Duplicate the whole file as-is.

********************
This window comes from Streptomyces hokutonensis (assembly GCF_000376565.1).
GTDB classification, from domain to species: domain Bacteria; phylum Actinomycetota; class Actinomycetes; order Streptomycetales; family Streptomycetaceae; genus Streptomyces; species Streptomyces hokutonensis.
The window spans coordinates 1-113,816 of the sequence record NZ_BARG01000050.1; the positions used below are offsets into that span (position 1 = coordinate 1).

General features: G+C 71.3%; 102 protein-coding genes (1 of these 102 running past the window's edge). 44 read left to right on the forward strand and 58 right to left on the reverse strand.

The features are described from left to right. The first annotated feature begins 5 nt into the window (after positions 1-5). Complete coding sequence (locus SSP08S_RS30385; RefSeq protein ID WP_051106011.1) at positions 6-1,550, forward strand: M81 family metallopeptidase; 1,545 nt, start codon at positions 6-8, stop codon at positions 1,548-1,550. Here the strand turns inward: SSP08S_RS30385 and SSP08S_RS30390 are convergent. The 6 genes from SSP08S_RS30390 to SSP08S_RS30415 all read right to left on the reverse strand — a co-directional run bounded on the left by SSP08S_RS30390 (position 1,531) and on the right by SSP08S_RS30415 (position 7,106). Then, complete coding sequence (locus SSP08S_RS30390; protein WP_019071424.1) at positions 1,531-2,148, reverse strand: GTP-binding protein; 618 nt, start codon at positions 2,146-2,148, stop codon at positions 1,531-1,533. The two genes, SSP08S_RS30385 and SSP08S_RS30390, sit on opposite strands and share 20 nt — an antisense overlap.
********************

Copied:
This window comes from Streptomyces hokutonensis (assembly GCF_000376565.1).
GTDB classification, from domain to species: domain Bacteria; phylum Actinomycetota; class Actinomycetes; order Streptomycetales; family Streptomycetaceae; genus Streptomyces; species Streptomyces hokutonensis.
The window spans coordinates 1-113,816 of the sequence record NZ_BARG01000050.1; the positions used below are offsets into that span (position 1 = coordinate 1).

General features: G+C 71.3%; 102 protein-coding genes (1 of these 102 running past the window's edge). 44 read left to right on the forward strand and 58 right to left on the reverse strand.

The features are described from left to right. The first annotated feature begins 5 nt into the window (after positions 1-5). Complete coding sequence (locus SSP08S_RS30385; RefSeq protein ID WP_051106011.1) at positions 6-1,550, forward strand: M81 family metallopeptidase; 1,545 nt, start codon at positions 6-8, stop codon at positions 1,548-1,550. Here the strand turns inward: SSP08S_RS30385 and SSP08S_RS30390 are convergent. The 6 genes from SSP08S_RS30390 to SSP08S_RS30415 all read right to left on the reverse strand — a co-directional run bounded on the left by SSP08S_RS30390 (position 1,531) and on the right by SSP08S_RS30415 (position 7,106). Then, complete coding sequence (locus SSP08S_RS30390; protein WP_019071424.1) at positions 1,531-2,148, reverse strand: GTP-binding protein; 618 nt, start codon at positions 2,146-2,148, stop codon at positions 1,531-1,533. The two genes, SSP08S_RS30385 and SSP08S_RS30390, sit on opposite strands and share 20 nt — an antisense overlap.